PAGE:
San Francisco, Calif., Aug 14, 2011 (CNA) - St. Thomas More Parish in San Francisco is hosting a wedding for as many as 20 couples — one parish’s response to a decline of almost 50 percent in weddings among Catholics in the past two decades.
“We’ll be doing a real shebang. A real wedding,” said Joe Espinueva, a parishioner and organizer of “Operation I Do,” a totally free wedding and reception for couples who were civilly but not sacramentally married or have been in a common law marriage.
“There will be cutting of cake. There will be dancing. We will want these people to feel they are getting a real marriage from the church,” said Espinueva.
Parishioners are volunteering to cook dishes, bake cakes, and offering to donate bouquets. Many of the marrying couples’ children will serve as flower girls and ring bearers.
Marriage preparation according to church norms is under way, said Espinueva. “We are not trying to do a microwave wedding or a shortcut wedding,” said Espinueva, who said he was sacramentally married at St. Thomas More four years ago, years after entering a civil marriage. The parish will engage in follow up with the couples after the wedding to keep them engaged spiritually with the church, Espinueva said.
“We started in our church a campaign to say for those married civilly — let us help you to marry in the church,” said pastor Msgr. Labib Kobti. “All that I want to do is to bring you back to the church and make from your wedding a sacrament. This we called ‘Operation I Do.’”
The parish expects numerous priests concelebrating and at least 500 wedding guests. It will host the reception at the large church hall on St. Thomas More school grounds, said Espinueva. “Msgr. Labib said we will be putting tents outside if that’s not enough space.”Among those who will wed are couples who have been married civilly for 28, 17, 11years, Msgr. Kobti said.
Espinueva said the Holy Spirit inspired the idea after he saw an article May 27 in Catholic San Francisco describing an archdiocesan decline in Catholic weddings that mirrors national trends. In the Archdiocese of San Francisco, marriage declined 47percent from 1990 to 2010 while during the same period the number of Catholics in the archdiocese grew from 395,000 to 444,008. Archbishop George Niederauer has formed a task force to study the issue.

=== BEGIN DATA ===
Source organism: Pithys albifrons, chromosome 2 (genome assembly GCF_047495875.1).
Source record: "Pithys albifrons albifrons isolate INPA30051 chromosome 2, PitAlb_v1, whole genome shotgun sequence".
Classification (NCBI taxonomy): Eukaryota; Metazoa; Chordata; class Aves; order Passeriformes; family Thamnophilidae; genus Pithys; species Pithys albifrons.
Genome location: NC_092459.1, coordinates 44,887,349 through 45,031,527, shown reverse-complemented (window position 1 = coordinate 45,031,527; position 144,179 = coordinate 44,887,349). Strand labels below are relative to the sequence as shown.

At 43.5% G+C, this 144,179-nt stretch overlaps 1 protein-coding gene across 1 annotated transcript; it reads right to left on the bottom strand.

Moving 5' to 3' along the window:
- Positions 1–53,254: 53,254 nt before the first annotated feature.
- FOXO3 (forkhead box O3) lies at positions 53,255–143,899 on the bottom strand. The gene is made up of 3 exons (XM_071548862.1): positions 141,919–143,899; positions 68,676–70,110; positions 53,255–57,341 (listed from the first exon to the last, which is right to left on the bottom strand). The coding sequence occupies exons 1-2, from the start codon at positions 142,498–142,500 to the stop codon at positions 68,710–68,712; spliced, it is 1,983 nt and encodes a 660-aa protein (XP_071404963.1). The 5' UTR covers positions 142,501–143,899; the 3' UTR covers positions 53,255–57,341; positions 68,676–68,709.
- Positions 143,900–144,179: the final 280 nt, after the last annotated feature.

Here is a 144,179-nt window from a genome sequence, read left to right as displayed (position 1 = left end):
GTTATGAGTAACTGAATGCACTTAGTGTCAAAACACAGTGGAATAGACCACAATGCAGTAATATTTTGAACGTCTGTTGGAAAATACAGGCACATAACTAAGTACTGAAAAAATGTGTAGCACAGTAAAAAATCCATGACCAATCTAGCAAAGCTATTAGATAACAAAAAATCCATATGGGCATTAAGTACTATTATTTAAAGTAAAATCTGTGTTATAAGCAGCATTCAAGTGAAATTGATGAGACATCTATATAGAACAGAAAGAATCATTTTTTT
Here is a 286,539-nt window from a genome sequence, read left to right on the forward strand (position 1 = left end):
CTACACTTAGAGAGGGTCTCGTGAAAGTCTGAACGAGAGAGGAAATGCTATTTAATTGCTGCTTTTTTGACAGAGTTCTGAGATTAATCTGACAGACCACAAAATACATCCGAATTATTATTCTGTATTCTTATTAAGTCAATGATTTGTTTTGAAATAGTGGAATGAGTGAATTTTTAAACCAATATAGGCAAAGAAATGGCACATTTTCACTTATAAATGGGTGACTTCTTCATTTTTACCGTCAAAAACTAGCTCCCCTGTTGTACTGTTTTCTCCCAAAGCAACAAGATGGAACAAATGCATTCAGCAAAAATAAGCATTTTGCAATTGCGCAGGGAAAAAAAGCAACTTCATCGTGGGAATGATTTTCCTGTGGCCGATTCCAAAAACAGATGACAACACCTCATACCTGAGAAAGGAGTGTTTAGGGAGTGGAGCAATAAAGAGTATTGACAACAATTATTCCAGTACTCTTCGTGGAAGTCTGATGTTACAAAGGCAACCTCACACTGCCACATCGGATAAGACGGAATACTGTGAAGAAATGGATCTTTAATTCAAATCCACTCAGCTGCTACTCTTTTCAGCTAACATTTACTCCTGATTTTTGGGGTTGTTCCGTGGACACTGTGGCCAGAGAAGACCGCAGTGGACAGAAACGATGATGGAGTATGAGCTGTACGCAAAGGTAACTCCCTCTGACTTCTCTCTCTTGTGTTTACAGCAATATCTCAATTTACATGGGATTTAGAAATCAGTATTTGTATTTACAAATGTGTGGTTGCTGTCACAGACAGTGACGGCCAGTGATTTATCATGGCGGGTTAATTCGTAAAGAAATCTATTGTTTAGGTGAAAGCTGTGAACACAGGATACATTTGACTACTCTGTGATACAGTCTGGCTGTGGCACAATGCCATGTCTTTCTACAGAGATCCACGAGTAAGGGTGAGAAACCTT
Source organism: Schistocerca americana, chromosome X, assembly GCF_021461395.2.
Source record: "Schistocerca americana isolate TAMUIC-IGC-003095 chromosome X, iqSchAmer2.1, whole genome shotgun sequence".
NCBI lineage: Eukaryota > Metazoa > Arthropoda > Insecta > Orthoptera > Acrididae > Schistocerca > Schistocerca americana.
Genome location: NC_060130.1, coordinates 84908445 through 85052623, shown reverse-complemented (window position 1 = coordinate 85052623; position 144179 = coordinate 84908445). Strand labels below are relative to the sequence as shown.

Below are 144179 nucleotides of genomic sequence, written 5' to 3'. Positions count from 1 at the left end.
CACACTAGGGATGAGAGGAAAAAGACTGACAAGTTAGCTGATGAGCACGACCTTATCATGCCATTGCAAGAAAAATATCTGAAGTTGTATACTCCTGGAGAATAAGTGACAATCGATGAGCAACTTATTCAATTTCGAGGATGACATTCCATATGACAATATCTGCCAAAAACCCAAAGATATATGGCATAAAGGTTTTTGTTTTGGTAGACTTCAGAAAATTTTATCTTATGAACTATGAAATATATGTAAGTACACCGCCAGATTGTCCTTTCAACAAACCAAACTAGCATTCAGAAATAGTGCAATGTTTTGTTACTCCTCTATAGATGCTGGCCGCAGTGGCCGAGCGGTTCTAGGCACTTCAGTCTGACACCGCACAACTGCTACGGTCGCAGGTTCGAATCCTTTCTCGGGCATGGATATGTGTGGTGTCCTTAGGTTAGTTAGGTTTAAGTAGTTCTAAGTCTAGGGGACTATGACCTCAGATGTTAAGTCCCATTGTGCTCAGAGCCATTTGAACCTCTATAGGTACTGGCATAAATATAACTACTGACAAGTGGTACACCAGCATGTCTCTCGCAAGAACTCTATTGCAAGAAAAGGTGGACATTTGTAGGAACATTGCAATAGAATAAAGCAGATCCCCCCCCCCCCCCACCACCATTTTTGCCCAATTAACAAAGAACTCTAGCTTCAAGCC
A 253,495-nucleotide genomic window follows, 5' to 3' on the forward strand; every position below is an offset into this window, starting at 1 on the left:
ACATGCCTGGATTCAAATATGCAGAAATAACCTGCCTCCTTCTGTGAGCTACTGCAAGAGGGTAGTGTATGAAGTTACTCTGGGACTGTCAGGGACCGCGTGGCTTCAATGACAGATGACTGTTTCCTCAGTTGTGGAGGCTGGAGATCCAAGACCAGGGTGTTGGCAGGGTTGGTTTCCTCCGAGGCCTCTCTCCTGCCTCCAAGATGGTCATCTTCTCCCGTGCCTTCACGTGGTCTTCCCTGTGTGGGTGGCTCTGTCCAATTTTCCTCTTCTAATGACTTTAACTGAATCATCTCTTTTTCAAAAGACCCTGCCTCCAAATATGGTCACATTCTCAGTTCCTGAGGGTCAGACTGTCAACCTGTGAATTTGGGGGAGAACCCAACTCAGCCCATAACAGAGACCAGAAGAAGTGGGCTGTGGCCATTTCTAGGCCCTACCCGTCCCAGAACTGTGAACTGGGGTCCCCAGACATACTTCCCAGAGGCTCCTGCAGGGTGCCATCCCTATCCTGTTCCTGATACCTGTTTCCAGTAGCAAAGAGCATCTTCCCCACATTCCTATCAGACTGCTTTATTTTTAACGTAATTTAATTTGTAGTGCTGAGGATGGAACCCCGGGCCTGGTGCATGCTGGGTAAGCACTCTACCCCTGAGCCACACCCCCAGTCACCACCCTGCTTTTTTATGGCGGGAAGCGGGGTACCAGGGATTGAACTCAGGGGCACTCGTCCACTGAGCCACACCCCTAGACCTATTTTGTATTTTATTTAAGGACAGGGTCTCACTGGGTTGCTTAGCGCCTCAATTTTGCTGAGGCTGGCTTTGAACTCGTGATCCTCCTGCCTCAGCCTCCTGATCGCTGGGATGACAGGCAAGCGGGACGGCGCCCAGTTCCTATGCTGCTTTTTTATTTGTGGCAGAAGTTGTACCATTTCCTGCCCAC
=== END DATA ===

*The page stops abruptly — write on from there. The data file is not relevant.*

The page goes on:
“There are so many couples in our local church who could benefit from this kind of outreach,” said Msgr. James Tarantino, archdiocesan vicar for administration and moderator of the curia.
Three St. Thomas More parishioners who are in their third year of training for the diaconate have been interviewing couples and helping them fill out paperwork to marry. The men are Romeo Cruz, Arthur Sanchez, and Marcos Cobillas. Those couples who may need help with a previous marriage and a divorce are getting assistance in working with the archdiocesan marriage tribunal, Espinueva said.
The owner of a music store in Serramonte Mall, Espinueva said he has been asking his customers if they know any Catholics married civilly but not in the church. He is also handing out fliers. That effort, as well as couples who want to become involved with Couples for Christ or the Filipino-couples group “Opening your heart to the Lord” or Bukas Loob SaDiyes, have been the source of most of the couples who will marry, he said. Both groups require couples to have been sacramentally married to participate.